I won't debate that every citizen has the rights described in that paper, but note it was written not just by a laywer but:
the past president and founder of the Wisconsin Association of Criminal Defense Lawyers
For us mere mortals refusing to submit to a power-happy cop's 2am DUI test means a trip down to the county lockup for a few hours and a tow bill for the impound
The biggest reason for all these checkpoints is that it has become more about revenue for the towns, insurance companies, treatment centers, courts, laywers, cops (bag a DUI at end of shift = instant OT) etc than safety. The simple fact that none of them do anything to prevent DUI, only punish, says a lot.
much truth there indeed ....there are some guidelines too.."Although the U.S. Supreme Court ruled that sobriety checkpoints are constitutional, there are certain requirements that must be met in order for sobriety checkpoints to be legal. Police officers must be careful not to violate the Fourth Amendment against illegal search and seizure, which means that sobriety checkpoints are closely monitored.
The following are the requirements for sobriety checkpoints that all police officials must follow, and are derived from the rules and regulations published by the National Highway Traffic and Safety Administration.
(1) Sobriety checkpoints cannot be set up at random. Instead, they must be one facet in a departmental program designed to deter intoxication while behind the wheel.
(2) The local district attorney’s office must be aware of the sobriety checkpoint and must be willing to offer its support in the prosecution of DUI/DWI offenders.
(3) The police officers who set up the sobriety checkpoint must have a specific pattern for stopping cars and must not deviate from that pattern. For example, they must agree to stop every fourth car, and stick to the fourth-car pattern.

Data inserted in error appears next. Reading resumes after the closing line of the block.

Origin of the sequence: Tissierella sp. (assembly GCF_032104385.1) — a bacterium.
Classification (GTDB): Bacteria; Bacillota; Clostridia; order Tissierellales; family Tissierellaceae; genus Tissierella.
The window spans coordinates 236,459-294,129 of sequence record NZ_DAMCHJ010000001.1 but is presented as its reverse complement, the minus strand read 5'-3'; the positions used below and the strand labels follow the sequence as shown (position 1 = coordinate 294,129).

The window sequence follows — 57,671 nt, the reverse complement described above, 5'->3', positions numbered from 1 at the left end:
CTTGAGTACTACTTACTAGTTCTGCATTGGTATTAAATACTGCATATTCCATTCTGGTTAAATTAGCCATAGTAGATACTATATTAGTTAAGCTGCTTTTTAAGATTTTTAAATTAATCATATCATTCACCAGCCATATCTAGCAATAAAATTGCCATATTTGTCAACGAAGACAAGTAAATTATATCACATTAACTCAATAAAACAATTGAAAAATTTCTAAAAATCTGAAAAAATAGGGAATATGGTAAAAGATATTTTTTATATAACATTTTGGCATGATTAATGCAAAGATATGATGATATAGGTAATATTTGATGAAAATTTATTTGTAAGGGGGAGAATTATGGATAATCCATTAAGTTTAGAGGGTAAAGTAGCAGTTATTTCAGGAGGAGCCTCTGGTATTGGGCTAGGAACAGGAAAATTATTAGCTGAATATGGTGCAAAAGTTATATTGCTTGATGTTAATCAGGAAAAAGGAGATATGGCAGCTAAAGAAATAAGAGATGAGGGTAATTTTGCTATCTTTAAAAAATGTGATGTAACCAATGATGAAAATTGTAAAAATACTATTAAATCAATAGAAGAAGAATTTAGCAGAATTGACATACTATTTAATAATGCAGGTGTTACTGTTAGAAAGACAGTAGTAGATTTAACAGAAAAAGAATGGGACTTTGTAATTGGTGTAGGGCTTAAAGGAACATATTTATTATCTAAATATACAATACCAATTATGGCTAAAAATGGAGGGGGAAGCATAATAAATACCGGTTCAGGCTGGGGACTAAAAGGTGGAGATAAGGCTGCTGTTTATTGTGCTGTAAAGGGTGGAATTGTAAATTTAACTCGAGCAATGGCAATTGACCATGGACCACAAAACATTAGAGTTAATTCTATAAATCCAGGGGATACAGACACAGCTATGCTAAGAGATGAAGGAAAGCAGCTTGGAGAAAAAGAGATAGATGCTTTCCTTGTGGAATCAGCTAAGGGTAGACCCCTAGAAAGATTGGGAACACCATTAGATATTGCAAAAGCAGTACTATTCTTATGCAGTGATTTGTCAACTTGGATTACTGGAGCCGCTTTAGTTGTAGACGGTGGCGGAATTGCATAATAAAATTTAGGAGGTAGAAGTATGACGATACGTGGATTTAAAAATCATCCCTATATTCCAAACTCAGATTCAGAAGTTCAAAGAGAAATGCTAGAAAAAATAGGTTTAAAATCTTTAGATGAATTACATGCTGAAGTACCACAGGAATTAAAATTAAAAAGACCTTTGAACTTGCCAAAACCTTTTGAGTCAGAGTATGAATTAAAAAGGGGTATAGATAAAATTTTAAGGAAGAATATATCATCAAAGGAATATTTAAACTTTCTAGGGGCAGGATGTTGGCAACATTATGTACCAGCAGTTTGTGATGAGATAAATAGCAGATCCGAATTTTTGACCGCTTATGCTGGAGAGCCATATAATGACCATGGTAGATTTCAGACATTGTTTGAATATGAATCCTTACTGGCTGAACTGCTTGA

(4) The decision to implement a sobriety checkpoint must not be made out of thin air, but should be a measure in response to a demand. For example, if there have been three drunk driving accidents outside of a neighborhood, the officers would have a need to set up a sobriety checkpoint.
(5) Police officers who decide to set up a sobriety checkpoint must adequately inform drivers that the checkpoint will be in place. While checkpoints are for the good of society, they can also deter drivers who need to reach certain destinations. "
"6) As drivers approach the sobriety checkpoint, they should be able to see that the police are present. Usually, this is accomplished by starting the flashing light bars on the tops of police cruisers.
(7) If the police intend to send drivers to a test site for chemical testing, there must be an easy and fast route from the sobriety checkpoint to the test site.
(8) Police officers must be able to successfully manage the sobriety checkpoint without unreasonably halting the flow of traffic. They must use standardized procedures and follow the proper protocol for investigation.
(9) The public must be notified aggressively and well in advance of any sobriety checkpoint so that drivers can avoid them if necessary.
In addition to the above, police officers are expected to ask the drivers they stop for feedback as to the effectiveness of the sobriety checkpoint. Since the practice is intended as a public service, police officers are encouraged to be friendly and accommodating with drivers.
If you have experienced a sobriety checkpoint that fails to meet the above standards, or if you feel that your rights were violated, you have every right to call the precinct under which the sobriety checkpoint was orchestrated. Ask to speak to a high-ranking officer and inform him or her that you wish to make a formal complaint. Give a detailed explanation of your experience, and request to be notified about any developments."